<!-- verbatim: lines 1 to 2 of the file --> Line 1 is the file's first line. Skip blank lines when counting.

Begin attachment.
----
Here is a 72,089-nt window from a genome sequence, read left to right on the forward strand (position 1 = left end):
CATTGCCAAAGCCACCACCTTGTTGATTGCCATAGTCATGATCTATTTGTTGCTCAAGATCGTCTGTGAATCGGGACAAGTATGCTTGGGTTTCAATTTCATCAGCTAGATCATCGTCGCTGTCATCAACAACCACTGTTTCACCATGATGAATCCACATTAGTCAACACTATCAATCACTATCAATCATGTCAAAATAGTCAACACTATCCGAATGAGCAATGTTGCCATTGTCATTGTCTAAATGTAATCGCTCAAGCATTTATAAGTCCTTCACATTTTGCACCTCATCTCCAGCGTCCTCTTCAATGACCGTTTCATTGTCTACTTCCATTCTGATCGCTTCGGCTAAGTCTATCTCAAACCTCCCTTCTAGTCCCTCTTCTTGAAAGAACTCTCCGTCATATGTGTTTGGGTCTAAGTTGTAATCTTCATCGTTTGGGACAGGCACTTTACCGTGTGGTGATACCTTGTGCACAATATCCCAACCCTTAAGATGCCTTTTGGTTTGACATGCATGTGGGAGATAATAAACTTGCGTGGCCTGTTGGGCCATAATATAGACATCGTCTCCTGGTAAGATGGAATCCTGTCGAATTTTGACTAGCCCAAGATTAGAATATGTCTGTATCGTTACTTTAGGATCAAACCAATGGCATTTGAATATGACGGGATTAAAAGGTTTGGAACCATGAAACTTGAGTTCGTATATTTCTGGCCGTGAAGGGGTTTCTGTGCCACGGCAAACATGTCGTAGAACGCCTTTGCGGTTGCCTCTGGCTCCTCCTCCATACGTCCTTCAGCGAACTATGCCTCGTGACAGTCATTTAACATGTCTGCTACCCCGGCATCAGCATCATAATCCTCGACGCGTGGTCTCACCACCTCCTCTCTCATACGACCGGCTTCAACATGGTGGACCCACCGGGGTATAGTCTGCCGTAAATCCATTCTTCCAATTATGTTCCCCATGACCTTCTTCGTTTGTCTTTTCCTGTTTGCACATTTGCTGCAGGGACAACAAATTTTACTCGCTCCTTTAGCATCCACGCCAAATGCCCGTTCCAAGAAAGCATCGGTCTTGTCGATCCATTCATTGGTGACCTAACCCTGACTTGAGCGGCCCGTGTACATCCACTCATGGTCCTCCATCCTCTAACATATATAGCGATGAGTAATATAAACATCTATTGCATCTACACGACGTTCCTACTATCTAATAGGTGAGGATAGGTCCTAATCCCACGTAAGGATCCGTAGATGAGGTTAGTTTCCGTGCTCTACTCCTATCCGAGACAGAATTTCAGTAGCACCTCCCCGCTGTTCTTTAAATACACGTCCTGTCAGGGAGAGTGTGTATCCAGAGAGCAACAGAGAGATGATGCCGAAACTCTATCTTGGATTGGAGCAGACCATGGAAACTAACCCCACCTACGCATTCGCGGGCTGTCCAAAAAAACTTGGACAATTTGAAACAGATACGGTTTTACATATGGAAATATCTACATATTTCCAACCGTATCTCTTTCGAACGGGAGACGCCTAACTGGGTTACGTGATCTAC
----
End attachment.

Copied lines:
Here is a 72,089-nt window from a genome sequence, read left to right on the forward strand (position 1 = left end):
CATTGCCAAAGCCACCACCTTGTTGATTGCCATAGTCATGATCTATTTGTTGCTCAAGATCGTCTGTGAATCGGGACAAGTATGCTTGGGTTTCAATTTCATCAGCTAGATCATCGTCGCTGTCATCAACAACCACTGTTTCACCATGATGAATCCACATTAGTCAACACTATCAATCACTATCAATCATGTCAAAATAGTCAACACTATCCGAATGAGCAATGTTGCCATTGTCATTGTCTAAATGTAATCGCTCAAGCATTTATAAGTCCTTCACATTTTGCACCTCATCTCCAGCGTCCTCTTCAATGACCGTTTCATTGTCTACTTCCATTCTGATCGCTTCGGCTAAGTCTATCTCAAACCTCCCTTCTAGTCCCTCTTCTTGAAAGAACTCTCCGTCATATGTGTTTGGGTCTAAGTTGTAATCTTCATCGTTTGGGACAGGCACTTTACCGTGTGGTGATACCTTGTGCACAATATCCCAACCCTTAAGATGCCTTTTGGTTTGACATGCATGTGGGAGATAATAAACTTGCGTGGCCTGTTGGGCCATAATATAGACATCGTCTCCTGGTAAGATGGAATCCTGTCGAATTTTGACTAGCCCAAGATTAGAATATGTCTGTATCGTTACTTTAGGATCAAACCAATGGCATTTGAATATGACGGGATTAAAAGGTTTGGAACCATGAAACTTGAGTTCGTATATTTCTGGCCGTGAAGGGGTTTCTGTGCCACGGCAAACATGTCGTAGAACGCCTTTGCGGTTGCCTCTGGCTCCTCCTCCATACGTCCTTCAGCGAACTATGCCTCGTGACAGTCATTTAACATGTCTGCTACCCCGGCATCAGCATCATAATCCTCGACGCGTGGTCTCACCACCTCCTCTCTCATACGACCGGCTTCAACATGGTGGACCCACCGGGGTATAGTCTGCCGTAAATCCATTCTTCCAATTATGTTCCCCATGACCTTCTTCGTTTGTCTTTTCCTGTTTGCACATTTGCTGCAGGGACAACAAATTTTACTCGCTCCTTTAGCATCCACGCCAAATGCCCGTTCCAAGAAAGCATCGGTCTTGTCGATCCATTCATTGGTGACCTAACCCTGACTTGAGCGGCCCGTGTACATCCACTCATGGTCCTCCATCCTCTAACATATATAGCGATGAGTAATATAAACATCTATTGCATCTACACGACGTTCCTACTATCTAATAGGTGAGGATAGGTCCTAATCCCACGTAAGGATCCGTAGATGAGGTTAGTTTCCGTGCTCTACTCCTATCCGAGACAGAATTTCAGTAGCACCTCCCCGCTGTTCTTTAAATACACGTCCTGTCAGGGAGAGTGTGTATCCAGAGAGCAACAGAGAGATGATGCCGAAACTCTATCTTGGATTGGAGCAGACCATGGAAACTAACCCCACCTACGCATTCGCGGGCTGTCCAAAAAAACTTGGACAATTTGAAACAGATACGGTTTTACATATGGAAATATCTACATATTTCCAACCGTATCTCTTTCGAACGGGAGACGCCTAACTGGGTTACGTGATCTAC